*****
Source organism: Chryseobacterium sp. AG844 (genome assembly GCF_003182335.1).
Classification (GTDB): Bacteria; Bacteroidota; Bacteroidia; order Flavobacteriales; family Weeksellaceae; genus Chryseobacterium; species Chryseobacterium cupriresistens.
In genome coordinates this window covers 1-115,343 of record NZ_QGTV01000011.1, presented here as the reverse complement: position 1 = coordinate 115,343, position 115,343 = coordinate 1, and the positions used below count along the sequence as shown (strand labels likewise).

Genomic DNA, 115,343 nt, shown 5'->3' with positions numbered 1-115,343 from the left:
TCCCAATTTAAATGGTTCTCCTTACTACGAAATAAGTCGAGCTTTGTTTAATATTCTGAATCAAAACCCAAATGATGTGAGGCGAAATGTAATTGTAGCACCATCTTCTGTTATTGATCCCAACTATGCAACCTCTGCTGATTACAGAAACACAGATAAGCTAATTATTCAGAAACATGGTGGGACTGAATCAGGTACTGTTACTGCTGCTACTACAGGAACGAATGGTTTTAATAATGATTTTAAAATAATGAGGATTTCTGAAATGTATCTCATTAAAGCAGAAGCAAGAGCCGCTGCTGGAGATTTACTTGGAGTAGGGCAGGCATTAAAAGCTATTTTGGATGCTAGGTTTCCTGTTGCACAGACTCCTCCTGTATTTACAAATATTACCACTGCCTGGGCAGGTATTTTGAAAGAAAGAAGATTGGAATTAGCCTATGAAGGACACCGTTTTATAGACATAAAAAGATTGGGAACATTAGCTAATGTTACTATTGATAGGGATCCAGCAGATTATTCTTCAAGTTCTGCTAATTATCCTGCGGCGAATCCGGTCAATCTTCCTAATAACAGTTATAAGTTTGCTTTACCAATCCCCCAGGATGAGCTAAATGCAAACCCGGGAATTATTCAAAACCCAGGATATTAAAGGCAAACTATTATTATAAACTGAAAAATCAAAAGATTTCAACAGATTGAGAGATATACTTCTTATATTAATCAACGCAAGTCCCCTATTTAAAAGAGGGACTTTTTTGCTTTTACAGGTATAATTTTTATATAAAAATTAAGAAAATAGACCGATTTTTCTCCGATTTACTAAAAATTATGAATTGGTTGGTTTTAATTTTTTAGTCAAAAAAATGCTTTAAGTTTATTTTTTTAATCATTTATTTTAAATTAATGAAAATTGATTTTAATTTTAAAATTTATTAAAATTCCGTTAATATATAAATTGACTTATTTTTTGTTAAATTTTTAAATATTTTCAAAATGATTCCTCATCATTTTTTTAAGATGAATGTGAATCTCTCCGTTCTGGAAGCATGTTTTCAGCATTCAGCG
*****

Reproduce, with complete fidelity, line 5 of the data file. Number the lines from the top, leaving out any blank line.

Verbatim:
TCCCAATTTAAATGGTTCTCCTTACTACGAAATAAGTCGAGCTTTGTTTAATATTCTGAATCAAAACCCAAATGATGTGAGGCGAAATGTAATTGTAGCACCATCTTCTGTTATTGATCCCAACTATGCAACCTCTGCTGATTACAGAAACACAGATAAGCTAATTATTCAGAAACATGGTGGGACTGAATCAGGTACTGTTACTGCTGCTACTACAGGAACGAATGGTTTTAATAATGATTTTAAAATAATGAGGATTTCTGAAATGTATCTCATTAAAGCAGAAGCAAGAGCCGCTGCTGGAGATTTACTTGGAGTAGGGCAGGCATTAAAAGCTATTTTGGATGCTAGGTTTCCTGTTGCACAGACTCCTCCTGTATTTACAAATATTACCACTGCCTGGGCAGGTATTTTGAAAGAAAGAAGATTGGAATTAGCCTATGAAGGACACCGTTTTATAGACATAAAAAGATTGGGAACATTAGCTAATGTTACTATTGATAGGGATCCAGCAGATTATTCTTCAAGTTCTGCTAATTATCCTGCGGCGAATCCGGTCAATCTTCCTAATAACAGTTATAAGTTTGCTTTACCAATCCCCCAGGATGAGCTAAATGCAAACCCGGGAATTATTCAAAACCCAGGATATTAAAGGCAAACTATTATTATAAACTGAAAAATCAAAAGATTTCAACAGATTGAGAGATATACTTCTTATATTAATCAACGCAAGTCCCCTATTTAAAAGAGGGACTTTTTTGCTTTTACAGGTATAATTTTTATATAAAAATTAAGAAAATAGACCGATTTTTCTCCGATTTACTAAAAATTATGAATTGGTTGGTTTTAATTTTTTAGTCAAAAAAATGCTTTAAGTTTATTTTTTTAATCATTTATTTTAAATTAATGAAAATTGATTTTAATTTTAAAATTTATTAAAATTCCGTTAATATATAAATTGACTTATTTTTTGTTAAATTTTTAAATATTTTCAAAATGATTCCTCATCATTTTTTTAAGATGAATGTGAATCTCTCCGTTCTGGAAGCATGTTTTCAGCATTCAGCG